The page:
If there is one thing we’ve seen from this week’s exploration of how following Jesus “resets” our views of sex and marriage, it is that we have a choice. Like the Corinthians, we have the physical abilities, biological urge, and even the legal right to engage in whatever sexual activities we can dream up…with very few exceptions, and sometimes even without immediate consequences. In our society today, no one can really stop you – you essentially have the right to do what you want.

But Paul was writing to the Corinthian Christians, those who have chosen to follow Jesus and allow him to “reset” their entire lives. They have intentionally chosen to live in God’s kingdom and enjoy its rights, rather than the kingdom of this world and its rights. He wants them and us to see that although we can do almost anything legally in this world, it doesn’t mean we should. It may be lawful in our world, but it isn’t good for us in God’s kingdom. Unlimited sexuality may satisfy a biological urge, but we are more than bodies, we are made in the image of God. We are made for much more than what the Corinthians, or many of us, are settling for while separated from God.

But for now, here are some good questions for us all to consider – if you have commited to this journey, or are willing to give it a try – you will have to leave some rights behind, in order to gain all that God offers his children. What is it for you, that you will grieve leaving behind? Or if you’ve been practicing the kingdom for a time, what old way of life do you keep returning to, try as you may? As Paul puts it, what do you need to flee from, in order to be fully free to experience the fullness of life as God intended it? Yes, flee. The false god of sex outside God’s “containers” can get such a hold on us, we actually have to run away from it, as we run towards Jesus. Some baggage can’t come with us, but must be fled.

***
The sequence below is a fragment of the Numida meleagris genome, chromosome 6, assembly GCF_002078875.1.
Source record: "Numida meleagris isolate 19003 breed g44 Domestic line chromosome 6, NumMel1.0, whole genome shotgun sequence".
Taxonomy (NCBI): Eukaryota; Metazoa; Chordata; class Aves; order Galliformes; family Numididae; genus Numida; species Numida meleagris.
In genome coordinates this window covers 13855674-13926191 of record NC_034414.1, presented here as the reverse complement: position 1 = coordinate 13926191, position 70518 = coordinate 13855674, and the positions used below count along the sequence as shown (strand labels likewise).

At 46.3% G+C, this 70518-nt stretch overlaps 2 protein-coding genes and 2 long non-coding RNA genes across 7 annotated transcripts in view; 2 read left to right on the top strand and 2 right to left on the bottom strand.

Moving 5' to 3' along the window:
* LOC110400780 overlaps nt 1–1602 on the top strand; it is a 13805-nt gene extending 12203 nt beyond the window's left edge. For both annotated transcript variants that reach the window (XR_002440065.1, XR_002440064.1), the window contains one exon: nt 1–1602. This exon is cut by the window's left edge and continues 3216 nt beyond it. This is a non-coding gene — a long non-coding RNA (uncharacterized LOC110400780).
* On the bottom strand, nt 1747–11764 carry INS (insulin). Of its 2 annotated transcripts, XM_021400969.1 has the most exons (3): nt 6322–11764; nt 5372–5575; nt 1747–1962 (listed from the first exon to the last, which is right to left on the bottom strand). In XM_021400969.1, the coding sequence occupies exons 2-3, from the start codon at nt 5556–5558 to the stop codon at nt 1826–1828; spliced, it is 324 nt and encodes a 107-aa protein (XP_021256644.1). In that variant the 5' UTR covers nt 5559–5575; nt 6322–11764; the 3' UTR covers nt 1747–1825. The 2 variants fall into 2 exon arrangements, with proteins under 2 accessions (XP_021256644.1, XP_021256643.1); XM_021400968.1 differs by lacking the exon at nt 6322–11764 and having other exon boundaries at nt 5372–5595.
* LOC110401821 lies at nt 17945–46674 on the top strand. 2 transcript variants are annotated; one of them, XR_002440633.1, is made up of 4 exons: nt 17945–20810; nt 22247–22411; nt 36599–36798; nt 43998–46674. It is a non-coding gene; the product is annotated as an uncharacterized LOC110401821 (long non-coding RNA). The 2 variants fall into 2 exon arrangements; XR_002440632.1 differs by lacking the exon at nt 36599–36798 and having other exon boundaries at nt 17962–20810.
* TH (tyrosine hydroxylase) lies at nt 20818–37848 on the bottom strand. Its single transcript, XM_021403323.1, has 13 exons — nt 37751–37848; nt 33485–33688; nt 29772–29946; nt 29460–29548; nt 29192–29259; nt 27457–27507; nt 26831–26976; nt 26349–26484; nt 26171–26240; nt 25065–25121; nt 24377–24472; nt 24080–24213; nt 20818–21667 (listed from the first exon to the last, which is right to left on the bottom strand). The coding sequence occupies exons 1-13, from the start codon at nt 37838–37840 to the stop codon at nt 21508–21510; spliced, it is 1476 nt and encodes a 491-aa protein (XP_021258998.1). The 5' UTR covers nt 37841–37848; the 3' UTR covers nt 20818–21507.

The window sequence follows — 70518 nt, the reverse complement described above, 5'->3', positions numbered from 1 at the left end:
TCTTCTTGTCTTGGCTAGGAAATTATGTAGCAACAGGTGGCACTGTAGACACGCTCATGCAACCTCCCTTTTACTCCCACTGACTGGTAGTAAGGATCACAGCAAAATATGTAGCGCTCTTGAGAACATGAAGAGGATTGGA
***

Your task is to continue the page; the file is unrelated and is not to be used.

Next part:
Chances are there is a sexual dimension to all our brokenness, where we fall short of God’s real plans for us and our lives. The solution is not to try harder, be better, etc. but to flee – to leave this world with its rights that may be legal in our society but are ultimately destructive in God’s. Christians set out on a journey with Jesus to the kingdom of God…where we put him at the center of our lives, and start practicing, over time and effort and failure, listening to his guidance in scripture and allowing him to reshape us into what he created us to be in the first place, both our bodies and souls. To do that, you have to flee something, but God promises the destination, even the journey, are far better than we could ever imagine.

Challenge: Consider, and discuss with your spouse if married, or a loved one, what sexual brokenness you’ll need to “flee” in order to travel together towards God’s kingdom.

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